Analysis: RAF’s warhorses involved in a number of worrying incidents in recent years
Tornadoes are warhorses but they have been involved in a number of worrying incidents in recent years.
There are a number of scenarios which investigators must look into to find out what caused this latest crash.
Firstly, we would need to know what height they were at, and what speed they were travelling at, when this incident happened.
They were on a training exercise, but we don’t know yet from the Ministry of Defence whether this was a low-flying exercise over the sea.
The Tornado GR4 is capable of bombing from 15,000 feet, or can fly just 50-100 feet above the water.
The two planes could have collided, with the crew rescued having ejected just in time.
But they may have been flying in formation and something happened to one, causing a collision.
There is also a high chance of blankets of fog in the area, so there is a lot to find out before we can discover what really happened.
The Martin Baker ejector seat used is the world’s best, giving crews the best chance.
It is flash and bang stuff, but when ejecting you have to look at factors such as the height and angle. These aircraft have a lot of history, going as far back as the 1960s.
But there have been some incidents recently which perhaps cause concern about their age.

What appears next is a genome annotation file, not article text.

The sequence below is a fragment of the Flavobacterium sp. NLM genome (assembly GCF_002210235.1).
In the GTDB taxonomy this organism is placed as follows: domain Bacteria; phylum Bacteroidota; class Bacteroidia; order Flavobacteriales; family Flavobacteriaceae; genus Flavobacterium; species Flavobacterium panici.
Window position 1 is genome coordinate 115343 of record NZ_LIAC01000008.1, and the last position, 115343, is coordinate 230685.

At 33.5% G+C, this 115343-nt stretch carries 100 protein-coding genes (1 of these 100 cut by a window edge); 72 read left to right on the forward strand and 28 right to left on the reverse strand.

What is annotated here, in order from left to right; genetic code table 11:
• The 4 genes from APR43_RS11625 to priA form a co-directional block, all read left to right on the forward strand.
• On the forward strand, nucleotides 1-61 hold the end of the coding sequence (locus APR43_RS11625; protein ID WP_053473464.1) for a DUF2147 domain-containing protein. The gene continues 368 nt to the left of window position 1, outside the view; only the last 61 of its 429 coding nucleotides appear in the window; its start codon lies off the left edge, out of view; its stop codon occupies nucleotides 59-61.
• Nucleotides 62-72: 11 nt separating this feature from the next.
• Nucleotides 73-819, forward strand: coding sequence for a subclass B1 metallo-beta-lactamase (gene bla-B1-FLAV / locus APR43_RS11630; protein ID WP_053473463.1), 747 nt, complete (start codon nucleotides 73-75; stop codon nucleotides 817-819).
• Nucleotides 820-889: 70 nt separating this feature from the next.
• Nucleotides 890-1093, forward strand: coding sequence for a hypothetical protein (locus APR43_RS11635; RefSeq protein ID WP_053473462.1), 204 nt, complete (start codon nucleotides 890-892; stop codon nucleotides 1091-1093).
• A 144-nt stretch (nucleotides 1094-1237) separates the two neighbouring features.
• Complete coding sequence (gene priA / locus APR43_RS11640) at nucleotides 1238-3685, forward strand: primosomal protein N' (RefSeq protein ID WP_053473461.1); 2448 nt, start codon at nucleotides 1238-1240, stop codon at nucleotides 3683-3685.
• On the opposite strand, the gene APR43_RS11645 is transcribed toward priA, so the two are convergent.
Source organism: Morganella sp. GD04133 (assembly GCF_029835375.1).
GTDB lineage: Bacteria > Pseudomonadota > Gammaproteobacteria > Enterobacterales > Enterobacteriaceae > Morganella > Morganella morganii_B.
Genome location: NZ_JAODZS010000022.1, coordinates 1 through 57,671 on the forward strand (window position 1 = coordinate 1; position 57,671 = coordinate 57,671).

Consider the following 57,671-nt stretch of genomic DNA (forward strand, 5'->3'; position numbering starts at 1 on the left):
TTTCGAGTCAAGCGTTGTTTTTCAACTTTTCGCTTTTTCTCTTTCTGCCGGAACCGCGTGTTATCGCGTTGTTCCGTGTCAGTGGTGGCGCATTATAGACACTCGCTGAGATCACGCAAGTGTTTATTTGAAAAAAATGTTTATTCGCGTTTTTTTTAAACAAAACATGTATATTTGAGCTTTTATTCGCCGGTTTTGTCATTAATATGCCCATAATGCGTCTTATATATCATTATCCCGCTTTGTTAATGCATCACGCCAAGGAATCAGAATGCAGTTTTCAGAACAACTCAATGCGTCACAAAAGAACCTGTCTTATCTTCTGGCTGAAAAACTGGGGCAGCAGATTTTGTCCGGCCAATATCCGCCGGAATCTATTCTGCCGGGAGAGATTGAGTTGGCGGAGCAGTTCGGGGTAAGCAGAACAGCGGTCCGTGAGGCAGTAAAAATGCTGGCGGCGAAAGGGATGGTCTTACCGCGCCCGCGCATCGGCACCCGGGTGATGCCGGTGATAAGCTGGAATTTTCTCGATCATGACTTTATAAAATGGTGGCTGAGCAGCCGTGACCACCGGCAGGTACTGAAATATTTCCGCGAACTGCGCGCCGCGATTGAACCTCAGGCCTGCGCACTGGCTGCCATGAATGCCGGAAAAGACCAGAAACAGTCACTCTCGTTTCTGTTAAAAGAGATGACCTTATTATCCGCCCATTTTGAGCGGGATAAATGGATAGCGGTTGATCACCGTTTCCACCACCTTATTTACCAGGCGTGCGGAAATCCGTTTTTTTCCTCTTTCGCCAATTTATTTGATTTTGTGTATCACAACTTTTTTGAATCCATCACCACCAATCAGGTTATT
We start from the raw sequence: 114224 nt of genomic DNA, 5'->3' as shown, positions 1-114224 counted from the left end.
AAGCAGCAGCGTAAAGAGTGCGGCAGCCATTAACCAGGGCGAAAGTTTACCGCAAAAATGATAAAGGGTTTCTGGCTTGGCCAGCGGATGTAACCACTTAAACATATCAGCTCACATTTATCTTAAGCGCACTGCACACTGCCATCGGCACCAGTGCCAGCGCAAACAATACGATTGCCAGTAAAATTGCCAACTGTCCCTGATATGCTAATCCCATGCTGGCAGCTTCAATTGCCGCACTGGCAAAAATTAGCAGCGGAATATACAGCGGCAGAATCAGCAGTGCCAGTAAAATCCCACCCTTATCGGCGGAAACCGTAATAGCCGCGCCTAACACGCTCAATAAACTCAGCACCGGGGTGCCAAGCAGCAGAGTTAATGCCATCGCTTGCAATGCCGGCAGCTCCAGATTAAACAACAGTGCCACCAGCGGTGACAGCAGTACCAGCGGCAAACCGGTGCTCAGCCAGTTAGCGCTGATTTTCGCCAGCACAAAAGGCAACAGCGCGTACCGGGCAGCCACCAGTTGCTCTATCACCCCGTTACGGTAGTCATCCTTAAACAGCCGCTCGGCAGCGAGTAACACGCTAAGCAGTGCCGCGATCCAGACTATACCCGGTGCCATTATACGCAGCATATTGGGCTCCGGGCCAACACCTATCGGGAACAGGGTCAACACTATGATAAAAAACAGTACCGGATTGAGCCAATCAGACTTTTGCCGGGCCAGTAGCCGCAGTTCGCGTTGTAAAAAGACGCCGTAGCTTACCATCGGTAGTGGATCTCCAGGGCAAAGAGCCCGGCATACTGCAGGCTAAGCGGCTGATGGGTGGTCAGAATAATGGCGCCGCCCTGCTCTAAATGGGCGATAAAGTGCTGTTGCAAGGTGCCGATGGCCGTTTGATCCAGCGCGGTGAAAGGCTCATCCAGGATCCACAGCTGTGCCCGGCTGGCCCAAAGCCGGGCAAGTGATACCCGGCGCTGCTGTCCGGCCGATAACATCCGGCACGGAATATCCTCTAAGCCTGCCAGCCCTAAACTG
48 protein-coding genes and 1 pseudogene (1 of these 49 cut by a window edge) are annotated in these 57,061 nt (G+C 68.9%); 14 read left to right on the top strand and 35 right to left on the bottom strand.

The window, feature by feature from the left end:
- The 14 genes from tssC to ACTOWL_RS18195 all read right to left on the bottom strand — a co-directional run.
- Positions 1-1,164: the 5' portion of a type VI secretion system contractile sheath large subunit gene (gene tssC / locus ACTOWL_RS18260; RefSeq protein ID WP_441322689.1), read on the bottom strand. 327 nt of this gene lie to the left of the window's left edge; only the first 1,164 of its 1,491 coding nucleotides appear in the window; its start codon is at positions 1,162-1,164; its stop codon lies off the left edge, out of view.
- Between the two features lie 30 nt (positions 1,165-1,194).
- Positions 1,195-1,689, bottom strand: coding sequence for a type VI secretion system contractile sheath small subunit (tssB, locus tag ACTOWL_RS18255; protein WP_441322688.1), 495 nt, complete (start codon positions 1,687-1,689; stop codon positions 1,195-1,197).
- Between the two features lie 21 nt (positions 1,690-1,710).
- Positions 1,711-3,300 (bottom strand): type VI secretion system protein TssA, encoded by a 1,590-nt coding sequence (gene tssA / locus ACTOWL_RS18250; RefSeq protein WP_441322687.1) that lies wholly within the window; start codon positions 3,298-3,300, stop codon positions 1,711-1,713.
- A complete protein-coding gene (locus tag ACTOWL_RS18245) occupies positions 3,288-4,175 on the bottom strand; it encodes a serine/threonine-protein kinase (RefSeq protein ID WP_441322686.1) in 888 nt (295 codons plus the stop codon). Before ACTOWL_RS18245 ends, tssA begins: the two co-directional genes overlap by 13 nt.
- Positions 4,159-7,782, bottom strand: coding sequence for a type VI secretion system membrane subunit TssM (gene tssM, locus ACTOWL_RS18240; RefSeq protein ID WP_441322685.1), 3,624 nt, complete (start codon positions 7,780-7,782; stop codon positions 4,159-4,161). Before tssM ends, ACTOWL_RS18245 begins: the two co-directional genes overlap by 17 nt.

The Ministry of Defence is looking to phase the aircraft out soon.
There was an incident near Gairloch last year, and also another involving a Tornado F3 in Glen Kinglas, Argyll, in 2009 where the crew were killed.
It would be good to know what type of accident recording-data these aircraft now have.
We know they do have one, but they are not as sophisticated as on civilian aircraft.
The cause of the crash will be down the conclusions reached by the MoD’s own Military Aviation Authority, although they could call in the Air Accidents Investigation Branch to assist, as they did with the Mull of Kintyre Chinook crash.
• Jim Ferguson is an aviation expert based in Aberdeen
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Saturday 18 May 2013
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